That is how we do it, if it helps. I do find the baking and cooking to be exhausting at times as well, and I love to cook. becca
[This message has been edited by becca (edited July 18, 2003).]

Posted on: Fri, 07/18/2003 - 12:07pm
Gail W's picture
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Joined: 12/06/2001 - 09:00

Much like joey and becca, we also eat out regularly. I LOVE EATING OUT. We're not too adventurous, tho. We have a half dozen or so places we frequent and know the staff pretty well.
We don't go to a new restaurant during dinner hours. I like to talk to the manager when there's no dinner rush.

Posted on: Fri, 07/18/2003 - 2:49pm
maggie0303's picture
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Joined: 04/14/2003 - 09:00

Joeybeth

Posted on: Fri, 07/18/2003 - 2:52pm
tgab's picture
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Joined: 06/24/2000 - 09:00

We eat out occasionally. We do fast food more often. When we do go out to a "sit down" restaurant, it's usually somewhere that doesn't serve peanutty type foods, like an Italian place. And I always ask to double check ingredients, etc. We've never had a problem. We don't get desert either.
On the pasta issue, my dd has eaten lots of pasta. I've never seen or heard of any that had peanuts in it. You could always ask the restaurant what brand of pasta and sauce they use and check it out ahead of time. If it turns out to be safe, then you would be able to have a safe place to eat, and something safe to order for your dd.

Posted on: Fri, 07/18/2003 - 9:56pm
mattchrismom's picture
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Joined: 02/12/2003 - 09:00

We eat out at restaurants often, usually breakfast my both my kids are still young. I tell the serving staff and of course ask questions, all the peanut butter is in packets and everything else has no nuts, usually we go to the same restaurant.
I also often will take him to McDonalds (3 in our area) or if I am at a mall A&W or New York fries.

Posted on: Fri, 07/18/2003 - 10:32pm
Donni's picture
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Joined: 11/06/2000 - 09:00

We rarely, rarely eat out--maybe once a year, if that. When my son was younger (he'll turn 5 next month), we either brought his food or gave him something from our plates. We always called ahead and made arrangements with the manager. When arriving, the manager would have the chef come to our table to discuss our meals (everyone at the table avoided foods that would be risky for Zak).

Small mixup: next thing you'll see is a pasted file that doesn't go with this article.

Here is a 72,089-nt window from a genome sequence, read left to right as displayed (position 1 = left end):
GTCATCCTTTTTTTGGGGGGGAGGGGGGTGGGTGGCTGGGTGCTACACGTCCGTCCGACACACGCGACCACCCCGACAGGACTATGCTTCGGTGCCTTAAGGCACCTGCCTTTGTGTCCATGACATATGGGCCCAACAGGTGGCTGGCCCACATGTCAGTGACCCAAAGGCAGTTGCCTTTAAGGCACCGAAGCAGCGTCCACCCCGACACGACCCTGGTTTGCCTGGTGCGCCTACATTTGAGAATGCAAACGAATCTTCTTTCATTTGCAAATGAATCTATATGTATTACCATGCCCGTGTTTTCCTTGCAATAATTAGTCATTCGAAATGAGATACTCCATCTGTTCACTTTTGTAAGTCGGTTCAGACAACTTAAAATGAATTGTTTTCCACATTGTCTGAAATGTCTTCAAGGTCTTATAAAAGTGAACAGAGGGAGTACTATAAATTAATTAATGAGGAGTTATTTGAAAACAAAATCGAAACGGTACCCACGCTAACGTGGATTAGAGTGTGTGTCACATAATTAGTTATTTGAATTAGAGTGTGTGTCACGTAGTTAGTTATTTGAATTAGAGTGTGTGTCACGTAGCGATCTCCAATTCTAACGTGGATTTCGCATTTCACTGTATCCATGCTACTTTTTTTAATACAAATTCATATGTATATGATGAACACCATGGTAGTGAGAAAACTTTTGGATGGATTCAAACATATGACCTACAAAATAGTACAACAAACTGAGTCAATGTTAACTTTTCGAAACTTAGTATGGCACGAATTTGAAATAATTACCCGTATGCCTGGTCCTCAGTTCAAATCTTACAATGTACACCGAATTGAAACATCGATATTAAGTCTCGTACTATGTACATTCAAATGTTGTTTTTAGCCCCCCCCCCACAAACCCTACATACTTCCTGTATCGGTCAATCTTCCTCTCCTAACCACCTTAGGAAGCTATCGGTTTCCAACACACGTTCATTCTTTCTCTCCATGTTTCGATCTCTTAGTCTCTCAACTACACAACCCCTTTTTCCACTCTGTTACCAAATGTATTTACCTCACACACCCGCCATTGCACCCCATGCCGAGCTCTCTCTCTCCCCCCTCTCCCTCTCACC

As a special treat (about every 4 months or so), we do take Zak to Wendy's--he only eats chicken nuggets and fries. I always check with the manager on duty to verify what oil is being used.
Since we are now dealing with more than PA, eating out is more stressful than eating at home. Frankly, I no longer enjoy going out to eat. Fortunately, I "live to cook!" It really is a passion in my life--always has been--so cooking isn't a problem. I've learned to cook without nuts, make even more food from scratch I think than my mother did (I grew up on homemade potato chips and homemade cookies...still can't eat a packaged cookie!), and now how to cook low saturated fat due to my husband's health needs.
On another note, I even bring Zak's food to friends homes--just in case I'm not comfortable with their food although everyone does check with me first. No one minds and no one feels insulted. For my family, everyone checks with me before preparing any food. Thus, eating with family isn't a problem either. I always bring the homemade bread and dessert, though.
------------------
Donni
[son 4 1/2 years--anaphylatic reaction without ingestion to peanut @ 22 months; contact allergic to peanut, sesame seed, & chickpea; possible airborn reaction to peanut if in closed environment; CAP RAST also shows allergy to almonds, Brazil nuts, hazelnuts (avoiding all tree nuts) but no known reaction to tree nuts]